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A Community Raw And Unformed

A Community Raw And Unformed

Associate Editor

Wednesday, June 18th, 2008

There will be hundreds of articles still to be published in Jewish newspapers and magazines in the next six months, but I have already identified one that is surely to be one of the most ridiculous of 2008.

The new issue of the very glossy “Jewish Living (June/July) has a big cover story, “Where We Live Now: Top Ten Neighborhoods” in North America to “raise a family, get involved, meet a mate, score a great nosh.”

According to the magazine, “it’s not merely size or even longevity that counts. Along with quantifiable criteria like the number and variety of synagogues, proximity to kosher restaurants, and options in day schools‚ all of which are included in our descriptions‚ we unearthed the qualifiable, as well. We have identified neighborhoods across the continent that are growing, rebuilding, reinventing themselves, unifying their disparate parts, and exploring our traditions in unconventional ways.”

Fair enough. Here’s the one neighborhood they pick in all of New York City, in the entire tri-state area: Soho-Tribeca.

In fact, other than Lower Merion in Philadelphia, we’re told that Soho-Tribeca is the hottest Jewish neighborhood in the United States north of Florida and east of St. Louis.

Let’s see, is it lacking kosher restaurants? Check.

Lacking a mikveh? Check.

Lacking a strong variety of shuls? Check.

Lacking day schools? Check.

In the magazine’s own words, “the community is raw and unformed.”

In the magazine’s own words, the people are trying to create a Jewish community “where there has never been one.”

What do the have? A Chabad – like 5,000 other neighborhoods.

They have a “post-denominational” shul “without walls,” the SoHo Synagogue, “attracting a largely unaffiliated crowd,” which means these people – sweet though they surely are — have little to no experience with the nuts and bolts of community.

And those are the bragging points.

Oh, in the fall, “the 92nd Street Y will bring its hip uptown Makor arts and culture programs down to Tribeca.” Makor is so hip it couldn’t survive uptown where “there are more Jews per square inch than some parts of Israel,” but we’re supposed to believe that in Tribeca, where there are far fewer Jews, Makor will thrive. We’re told of several other arts and culture options in Soho-Tribeca.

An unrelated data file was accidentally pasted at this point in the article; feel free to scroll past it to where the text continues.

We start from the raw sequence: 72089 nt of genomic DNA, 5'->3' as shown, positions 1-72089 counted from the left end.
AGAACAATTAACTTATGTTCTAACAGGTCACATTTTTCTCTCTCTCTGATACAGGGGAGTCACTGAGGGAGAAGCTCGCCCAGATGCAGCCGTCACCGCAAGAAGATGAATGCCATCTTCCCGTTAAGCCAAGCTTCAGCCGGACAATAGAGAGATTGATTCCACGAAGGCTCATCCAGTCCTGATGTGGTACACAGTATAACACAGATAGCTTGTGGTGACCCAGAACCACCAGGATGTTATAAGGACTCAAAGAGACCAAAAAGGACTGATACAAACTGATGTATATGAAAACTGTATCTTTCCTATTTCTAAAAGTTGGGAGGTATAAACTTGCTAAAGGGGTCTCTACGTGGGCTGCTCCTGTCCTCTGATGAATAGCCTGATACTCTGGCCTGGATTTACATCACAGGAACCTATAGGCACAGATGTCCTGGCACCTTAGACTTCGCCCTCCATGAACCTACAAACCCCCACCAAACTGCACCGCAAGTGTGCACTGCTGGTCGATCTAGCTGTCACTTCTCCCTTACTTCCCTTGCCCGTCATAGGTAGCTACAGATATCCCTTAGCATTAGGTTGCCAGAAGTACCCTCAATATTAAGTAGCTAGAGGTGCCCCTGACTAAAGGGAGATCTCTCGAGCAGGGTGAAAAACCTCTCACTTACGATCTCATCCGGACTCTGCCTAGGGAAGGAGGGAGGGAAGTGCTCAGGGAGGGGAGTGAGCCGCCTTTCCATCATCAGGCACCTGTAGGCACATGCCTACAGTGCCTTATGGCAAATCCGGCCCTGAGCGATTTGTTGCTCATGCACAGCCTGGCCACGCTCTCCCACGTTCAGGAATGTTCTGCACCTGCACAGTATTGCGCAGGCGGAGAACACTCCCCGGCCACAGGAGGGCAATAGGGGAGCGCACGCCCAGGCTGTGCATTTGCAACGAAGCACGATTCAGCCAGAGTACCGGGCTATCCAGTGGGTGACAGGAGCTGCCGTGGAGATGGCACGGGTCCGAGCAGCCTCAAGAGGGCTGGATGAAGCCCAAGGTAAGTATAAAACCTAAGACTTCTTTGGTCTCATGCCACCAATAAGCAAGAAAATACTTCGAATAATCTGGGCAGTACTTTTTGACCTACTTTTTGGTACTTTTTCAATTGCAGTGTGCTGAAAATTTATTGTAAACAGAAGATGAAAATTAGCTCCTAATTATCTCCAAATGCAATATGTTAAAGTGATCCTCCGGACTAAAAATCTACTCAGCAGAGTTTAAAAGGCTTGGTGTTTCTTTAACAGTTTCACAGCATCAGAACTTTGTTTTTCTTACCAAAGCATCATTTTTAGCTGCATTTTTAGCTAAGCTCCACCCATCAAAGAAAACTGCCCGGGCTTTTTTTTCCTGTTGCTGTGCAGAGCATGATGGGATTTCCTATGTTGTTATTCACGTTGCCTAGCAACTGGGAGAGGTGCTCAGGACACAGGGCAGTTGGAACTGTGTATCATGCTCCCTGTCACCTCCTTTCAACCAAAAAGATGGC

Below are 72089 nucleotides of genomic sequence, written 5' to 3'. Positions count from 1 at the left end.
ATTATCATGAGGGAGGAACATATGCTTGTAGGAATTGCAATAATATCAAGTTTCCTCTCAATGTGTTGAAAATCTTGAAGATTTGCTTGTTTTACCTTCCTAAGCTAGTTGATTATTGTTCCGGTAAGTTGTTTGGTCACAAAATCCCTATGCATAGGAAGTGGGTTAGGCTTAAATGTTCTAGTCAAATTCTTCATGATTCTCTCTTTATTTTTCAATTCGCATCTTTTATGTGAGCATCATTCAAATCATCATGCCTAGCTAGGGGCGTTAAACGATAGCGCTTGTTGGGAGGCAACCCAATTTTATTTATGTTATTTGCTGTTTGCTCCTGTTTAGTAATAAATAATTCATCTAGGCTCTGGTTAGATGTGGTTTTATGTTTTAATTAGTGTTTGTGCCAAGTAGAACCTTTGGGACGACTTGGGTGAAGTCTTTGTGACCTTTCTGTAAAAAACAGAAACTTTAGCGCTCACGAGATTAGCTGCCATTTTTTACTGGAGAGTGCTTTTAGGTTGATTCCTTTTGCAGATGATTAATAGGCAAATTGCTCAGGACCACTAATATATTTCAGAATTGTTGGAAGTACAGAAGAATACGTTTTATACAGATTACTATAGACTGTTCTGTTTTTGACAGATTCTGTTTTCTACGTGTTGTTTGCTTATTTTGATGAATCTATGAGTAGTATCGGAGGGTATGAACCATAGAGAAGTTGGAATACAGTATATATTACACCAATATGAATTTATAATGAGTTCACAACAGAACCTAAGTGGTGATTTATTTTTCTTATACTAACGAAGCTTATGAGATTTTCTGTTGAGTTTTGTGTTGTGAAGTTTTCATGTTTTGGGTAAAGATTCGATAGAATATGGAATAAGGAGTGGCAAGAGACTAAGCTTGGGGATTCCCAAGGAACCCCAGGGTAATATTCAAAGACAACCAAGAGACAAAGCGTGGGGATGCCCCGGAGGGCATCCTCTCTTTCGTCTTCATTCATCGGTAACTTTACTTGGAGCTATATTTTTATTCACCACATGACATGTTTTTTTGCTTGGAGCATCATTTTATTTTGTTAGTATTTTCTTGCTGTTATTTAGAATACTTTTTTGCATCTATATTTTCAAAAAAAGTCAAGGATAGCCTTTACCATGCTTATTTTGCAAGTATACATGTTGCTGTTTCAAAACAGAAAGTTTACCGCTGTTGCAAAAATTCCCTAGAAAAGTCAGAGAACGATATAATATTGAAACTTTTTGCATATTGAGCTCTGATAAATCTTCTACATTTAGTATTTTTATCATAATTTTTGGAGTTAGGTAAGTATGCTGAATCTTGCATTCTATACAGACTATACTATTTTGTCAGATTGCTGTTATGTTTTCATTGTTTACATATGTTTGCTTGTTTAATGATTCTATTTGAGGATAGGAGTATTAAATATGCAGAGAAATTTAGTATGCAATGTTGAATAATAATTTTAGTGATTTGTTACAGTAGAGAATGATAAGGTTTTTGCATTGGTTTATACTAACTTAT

Look, I love Jewish arts and culture as much as the next guy, and probably more than most, but no Jewish neighborhood in New York ever thrived for long based on art but absent any day schools or serious big-time shuls appealing to the affiliated. That’s right, the affiliated.

Art won’t make the unaffiliated affiliate. It won’t make too many people into serious Jews. I love James Joyce, the Boys of the Lough and the Clancy Brothers but that won’t make me Irish. I can tell you lyrics to Leadbelly and The Temptations but that won’t make me vote for Obama. The Lower East Side had the greatest Yiddish theater but the Yiddish theater closed and the Lower East Side shuls are still open for davening.

I don’t think of myself denominationally – as Yitz Greenberg says, “I don’t care what denomination you are as long as you’re ashamed of it” – but I’ve never really been sold on shuls that get too cute about being post-denominational. A synagogue’s denomination tells me what to expect. It tells me the shul has some basic theological coherence.

Of course, I wish Soho-Tribeca all the best and I admire what the people there are trying to build, but to tell me that this is already one of the “Top Ten Jewish Neighborhoods” is just silly, if not insulting to both readers and at least 30 other Jewish neighborhoods in the New York, New Jersey and Connecticut that are not “raw and unformed” but terrific places to live and find community.

There’s another list in the new issue of “Jewish Living,” a guide to salami. The third best salami is “completely not kosher.” Thanks, pal.
That’s why I need a Jewish magazine, to help me find non-kosher meat, sure.

If “Jewish Living” made a list of the kind of Jewish reader they seem to have little use for, I’m their man: I’m kosher, I’m affiliated, I give a damn.

Of course, most Jews aren’t and don’t. I get it. Any kind of Jew is worth a loving look. A general newspaper or magazine would do a story on any of Abraham Lincoln’s descendents, even if none of them were interested in politics. A Jewish newspaper or magazine can justify a story on any of Father Abraham’s descendents, even if none of them were interested in God. I’m fine with that.

I almost never pass a baseball field where I don’t stop to watch and even pick a team. I almost never see a new Jewish newspaper or magazine that I don’t root for.

But I don’t get where “Jewish Living’s” kind of Jewish journalism is going. You don’t see football magazines aimed at people who aren’t really interested in football, or cooking magazines aimed at people who prefer eating in Wendy’s.

It’s hard to figure a specialty magazine aimed at people who don’t think the specialty is all that special.

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